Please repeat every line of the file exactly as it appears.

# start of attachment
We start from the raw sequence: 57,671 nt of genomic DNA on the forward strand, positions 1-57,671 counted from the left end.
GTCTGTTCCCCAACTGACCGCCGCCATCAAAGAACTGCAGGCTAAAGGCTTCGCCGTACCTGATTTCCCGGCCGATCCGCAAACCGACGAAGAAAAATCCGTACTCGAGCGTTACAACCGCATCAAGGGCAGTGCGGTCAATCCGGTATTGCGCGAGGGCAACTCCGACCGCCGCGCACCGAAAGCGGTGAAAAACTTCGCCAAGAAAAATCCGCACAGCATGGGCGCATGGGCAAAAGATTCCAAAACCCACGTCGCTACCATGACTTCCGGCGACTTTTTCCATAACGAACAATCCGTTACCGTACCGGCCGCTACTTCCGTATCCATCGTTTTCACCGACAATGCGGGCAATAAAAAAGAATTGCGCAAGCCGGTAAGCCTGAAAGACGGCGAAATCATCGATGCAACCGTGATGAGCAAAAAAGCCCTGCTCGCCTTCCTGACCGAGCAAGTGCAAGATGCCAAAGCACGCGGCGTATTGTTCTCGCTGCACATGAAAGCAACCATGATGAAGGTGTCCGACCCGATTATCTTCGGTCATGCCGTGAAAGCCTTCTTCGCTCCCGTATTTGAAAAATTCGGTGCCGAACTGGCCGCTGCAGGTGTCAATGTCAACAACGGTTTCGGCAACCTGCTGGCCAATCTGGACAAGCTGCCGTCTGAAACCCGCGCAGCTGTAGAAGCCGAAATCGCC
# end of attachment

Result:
We start from the raw sequence: 57,671 nt of genomic DNA on the forward strand, positions 1-57,671 counted from the left end.
GTCTGTTCCCCAACTGACCGCCGCCATCAAAGAACTGCAGGCTAAAGGCTTCGCCGTACCTGATTTCCCGGCCGATCCGCAAACCGACGAAGAAAAATCCGTACTCGAGCGTTACAACCGCATCAAGGGCAGTGCGGTCAATCCGGTATTGCGCGAGGGCAACTCCGACCGCCGCGCACCGAAAGCGGTGAAAAACTTCGCCAAGAAAAATCCGCACAGCATGGGCGCATGGGCAAAAGATTCCAAAACCCACGTCGCTACCATGACTTCCGGCGACTTTTTCCATAACGAACAATCCGTTACCGTACCGGCCGCTACTTCCGTATCCATCGTTTTCACCGACAATGCGGGCAATAAAAAAGAATTGCGCAAGCCGGTAAGCCTGAAAGACGGCGAAATCATCGATGCAACCGTGATGAGCAAAAAAGCCCTGCTCGCCTTCCTGACCGAGCAAGTGCAAGATGCCAAAGCACGCGGCGTATTGTTCTCGCTGCACATGAAAGCAACCATGATGAAGGTGTCCGACCCGATTATCTTCGGTCATGCCGTGAAAGCCTTCTTCGCTCCCGTATTTGAAAAATTCGGTGCCGAACTGGCCGCTGCAGGTGTCAATGTCAACAACGGTTTCGGCAACCTGCTGGCCAATCTGGACAAGCTGCCGTCTGAAACCCGCGCAGCTGTAGAAGCCGAAATCGCC